HC Deb 18 March 1952 vol 497 cc2086-8
8. Mr. Gilbert Longden

asked the Minister of Labour if he will exempt from National Service all persons who work on the land.

Sir W. Monckton

No, Sir.

Mr. Longden

Will not my right hon. and learned Friend agree that the vital necessity of growing as much food as we can is being endangered by shortage of labour, especially in the Southern counties? As presumably agricultural labourers will be exempt in the event of an emergency, could he not do something to prevent their call-up now?

Sir W. Monckton

What I am asked in the Question is whether I will exempt all persons who work on the land. I could not exempt them if I wanted to, but it would not be right to defer them automatically in that manner. There are any number of other employments for which special cases can be made out. At present we are getting from the land no more than about 10,000 in the year out of a force which, taking farmers into account, amounts to something like 900,000. I do not feel I could do more at the moment.

13. Major Tufton Beamish

asked the Minister of Labour what categories of farm workers are eligible for consideration for deferment of call-up from National Service; and if he will now extend the definition so as to ensure that all farm workers who are liable for National Service have the right to apply for deferment.

Sir W. Monckton

Men employed on farms with not more than two regular whole-time male workers of 17 or over, in addition to a working principal or manager, and men on other farms employed substantially whole-time as fully experienced cowmen or shepherds. This definition is reviewed from time to time, but I could not, as at present advised, hold out any expectation that I could go as far as my hon. and gallant Friend suggests.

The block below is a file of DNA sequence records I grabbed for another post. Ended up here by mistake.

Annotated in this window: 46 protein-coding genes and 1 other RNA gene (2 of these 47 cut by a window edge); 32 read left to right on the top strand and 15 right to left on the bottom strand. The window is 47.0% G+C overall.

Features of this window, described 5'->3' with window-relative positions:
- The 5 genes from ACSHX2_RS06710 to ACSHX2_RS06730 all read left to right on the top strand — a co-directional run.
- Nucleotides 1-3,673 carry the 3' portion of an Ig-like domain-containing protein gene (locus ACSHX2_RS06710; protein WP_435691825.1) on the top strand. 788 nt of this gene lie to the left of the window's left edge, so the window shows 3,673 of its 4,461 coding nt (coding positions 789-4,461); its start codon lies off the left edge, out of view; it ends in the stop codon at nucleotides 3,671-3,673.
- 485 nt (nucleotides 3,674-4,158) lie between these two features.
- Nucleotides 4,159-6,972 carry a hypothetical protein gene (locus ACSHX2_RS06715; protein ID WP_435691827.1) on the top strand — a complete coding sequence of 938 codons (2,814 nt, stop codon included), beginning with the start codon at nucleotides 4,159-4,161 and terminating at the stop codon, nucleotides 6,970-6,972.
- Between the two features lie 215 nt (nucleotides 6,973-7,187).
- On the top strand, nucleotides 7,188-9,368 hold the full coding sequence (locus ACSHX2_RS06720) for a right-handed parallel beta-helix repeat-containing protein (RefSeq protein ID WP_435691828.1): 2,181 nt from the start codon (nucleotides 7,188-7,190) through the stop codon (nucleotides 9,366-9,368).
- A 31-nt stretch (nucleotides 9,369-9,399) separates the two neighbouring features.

Major Beamish

Is my right hon. and learned Friend aware that the dividing line between those who are eligible for consideration for deferment and those who are not appears to have no rhyme or reason about it at all, and that, unless he can amend the regulations, there is bound to be quite a lot of dislocation of agricultural production?

Sir W. Monckton

It is quite true to say that it is very difficult to draw a precise line logically, but it was hoped that the line that has been drawn would mean that the position would be safeguarded in cases where a young man's loss would be particularly felt because he was one of three or four men working on a holding full-time and regularly and could not easily be replaced. So the line was drawn where it is.

Captain J. A. L. Duncan

Would my right hon. and learned Friend consider the total deferment of agricultural workers for the next two months so that the spring work can all be done?

Sir W. Monckton

I think that there are difficulties about that, but I am prepared to consider my hon. and gallant Friend's suggestion. I cannot go further than that now.

Mr. Gerald Nabarro

Can my right hon. and learned Friend assure the House that the persons who are asked to serve on the deferment boards are indeed men and women who have a reasonable working knowledge of the agricultural industry and are not people who have never been in touch with it before?

Sir W. Monckton

I think that that does raise a quite different question. It is one which we constantly have in mind. I think I can say that in general, both in the past and now, steps have been taken to ensure that agricultural interests are represented adequately.

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